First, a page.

Banks Ask RBI To Change The Definition Of ‘Fraud’ In Banks As It Sends Wrong Signal To Stakeholders
All the high-street banks are coming together to request the Reserve Bank of India to change the definition of ‘fraud’ as it has ruined many businesses and scared away financiers and ended in long drawn out legal battles.
An inflexible regulation makes it necessary for all banks to tag a borrowing company and all of its accounts as ‘fraud account(s)’ It starts a process where the lenders have no choice but to make a police complaint and take a hit. The whole process is very toll-taking on businesses and is very out of proportion to the size of the fraud.
The regulation is driving away stakeholders
This regulation is driving away investors, creditors, suppliers and other stakeholders as well as draining the wealth of the borrowing corporations. The lenders who give out all the information in the public domain might even face legal and angry borrowers which may lead to them feeling like they are being disgraced without being heard.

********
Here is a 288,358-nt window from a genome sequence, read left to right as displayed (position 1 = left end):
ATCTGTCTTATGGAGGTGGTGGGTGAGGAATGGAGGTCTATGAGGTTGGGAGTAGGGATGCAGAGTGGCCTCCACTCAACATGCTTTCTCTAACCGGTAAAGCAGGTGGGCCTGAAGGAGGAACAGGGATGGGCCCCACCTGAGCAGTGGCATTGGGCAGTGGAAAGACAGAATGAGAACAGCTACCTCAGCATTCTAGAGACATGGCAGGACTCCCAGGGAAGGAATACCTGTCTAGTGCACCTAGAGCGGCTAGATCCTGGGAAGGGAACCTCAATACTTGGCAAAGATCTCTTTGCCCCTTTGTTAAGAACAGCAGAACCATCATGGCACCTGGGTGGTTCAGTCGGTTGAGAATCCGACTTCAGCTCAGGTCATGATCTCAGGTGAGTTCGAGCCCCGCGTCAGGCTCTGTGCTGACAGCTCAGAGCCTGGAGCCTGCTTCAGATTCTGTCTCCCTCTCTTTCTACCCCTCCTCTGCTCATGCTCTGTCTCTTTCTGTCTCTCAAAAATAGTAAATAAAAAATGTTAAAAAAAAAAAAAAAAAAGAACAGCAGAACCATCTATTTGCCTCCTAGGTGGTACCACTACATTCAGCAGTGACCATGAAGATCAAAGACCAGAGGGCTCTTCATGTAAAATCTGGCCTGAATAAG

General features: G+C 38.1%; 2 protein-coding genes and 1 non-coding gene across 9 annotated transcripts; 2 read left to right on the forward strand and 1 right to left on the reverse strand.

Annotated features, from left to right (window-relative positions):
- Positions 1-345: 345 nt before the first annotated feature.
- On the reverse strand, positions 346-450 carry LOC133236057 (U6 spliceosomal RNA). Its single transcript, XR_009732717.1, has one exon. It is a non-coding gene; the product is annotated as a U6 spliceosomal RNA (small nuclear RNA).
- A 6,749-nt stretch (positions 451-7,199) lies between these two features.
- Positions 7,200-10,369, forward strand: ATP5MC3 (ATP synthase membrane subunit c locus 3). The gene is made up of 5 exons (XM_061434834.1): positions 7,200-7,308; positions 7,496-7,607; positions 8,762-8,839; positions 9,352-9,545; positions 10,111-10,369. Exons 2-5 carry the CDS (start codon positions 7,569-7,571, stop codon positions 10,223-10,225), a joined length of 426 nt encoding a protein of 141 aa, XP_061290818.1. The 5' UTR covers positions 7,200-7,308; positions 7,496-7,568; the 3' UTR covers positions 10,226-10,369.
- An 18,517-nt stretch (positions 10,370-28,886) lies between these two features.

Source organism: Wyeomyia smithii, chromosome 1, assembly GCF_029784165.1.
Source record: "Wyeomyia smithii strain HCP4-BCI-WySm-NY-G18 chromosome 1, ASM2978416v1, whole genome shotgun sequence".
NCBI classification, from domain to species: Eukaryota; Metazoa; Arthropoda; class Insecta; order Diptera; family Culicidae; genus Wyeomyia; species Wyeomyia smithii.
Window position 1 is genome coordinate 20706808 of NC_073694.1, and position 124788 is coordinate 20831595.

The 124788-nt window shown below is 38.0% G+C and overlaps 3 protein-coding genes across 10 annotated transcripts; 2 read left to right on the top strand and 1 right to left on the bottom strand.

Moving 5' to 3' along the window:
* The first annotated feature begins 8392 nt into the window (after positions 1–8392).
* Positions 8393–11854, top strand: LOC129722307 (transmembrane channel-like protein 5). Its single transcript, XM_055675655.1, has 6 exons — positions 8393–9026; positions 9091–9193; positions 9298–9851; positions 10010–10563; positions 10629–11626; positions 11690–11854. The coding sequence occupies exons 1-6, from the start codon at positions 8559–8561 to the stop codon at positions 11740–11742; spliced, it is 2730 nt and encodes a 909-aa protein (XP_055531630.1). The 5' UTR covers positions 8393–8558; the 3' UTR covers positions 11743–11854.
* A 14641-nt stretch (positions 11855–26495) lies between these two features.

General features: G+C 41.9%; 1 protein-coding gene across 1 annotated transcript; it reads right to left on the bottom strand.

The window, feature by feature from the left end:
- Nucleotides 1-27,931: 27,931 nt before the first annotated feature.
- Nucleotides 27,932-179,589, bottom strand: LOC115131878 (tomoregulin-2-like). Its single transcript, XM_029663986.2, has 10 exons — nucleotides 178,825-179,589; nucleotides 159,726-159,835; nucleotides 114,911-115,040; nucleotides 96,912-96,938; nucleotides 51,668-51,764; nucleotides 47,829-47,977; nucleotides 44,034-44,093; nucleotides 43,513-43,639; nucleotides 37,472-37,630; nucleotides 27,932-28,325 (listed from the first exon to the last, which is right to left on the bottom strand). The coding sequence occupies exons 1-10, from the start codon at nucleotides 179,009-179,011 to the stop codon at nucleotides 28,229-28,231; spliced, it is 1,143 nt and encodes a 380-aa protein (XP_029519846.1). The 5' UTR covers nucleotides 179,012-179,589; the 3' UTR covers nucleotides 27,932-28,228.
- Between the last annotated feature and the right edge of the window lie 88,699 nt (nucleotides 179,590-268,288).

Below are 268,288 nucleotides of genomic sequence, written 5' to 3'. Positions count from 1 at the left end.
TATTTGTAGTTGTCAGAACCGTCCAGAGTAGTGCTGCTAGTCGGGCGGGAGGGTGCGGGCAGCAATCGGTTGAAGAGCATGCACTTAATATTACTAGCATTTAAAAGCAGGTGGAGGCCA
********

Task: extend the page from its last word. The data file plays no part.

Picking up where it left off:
Bank CEOs decided to make a representation to RBI at a meeting held a few weeks ago to discuss some issues that the lenders have to deal with, two senior bank officials told ET.
Any diversion is flagged as fraud
Frauds are linked to malafide intention and cheating in the criminal law, however, the bank categorises any diversion of funds as ‘fraud’. As per the existing regulation, if a Rs 300 crore fraud surfaces in a company whose total borrowings from a dozen banks is Rs 15,000 crore, all banks have to tag the whole borrowing as ‘fraud’, start a criminal proceedings, and make full provision on their books. “In such a case, banks want RBI to allow them to restrict the categorisation of fraud to only the Rs300 crore, or the ‘value-at-risk’. Today, even banks to whom the company has not defaulted have to grade the company as a fraud account,” stated a senior bank official.
A borrower account is tagged as fraud on the basis of a forensic report where the loan becomes a non-performing asset – where the interest or principal payment in overdue for over 90 days.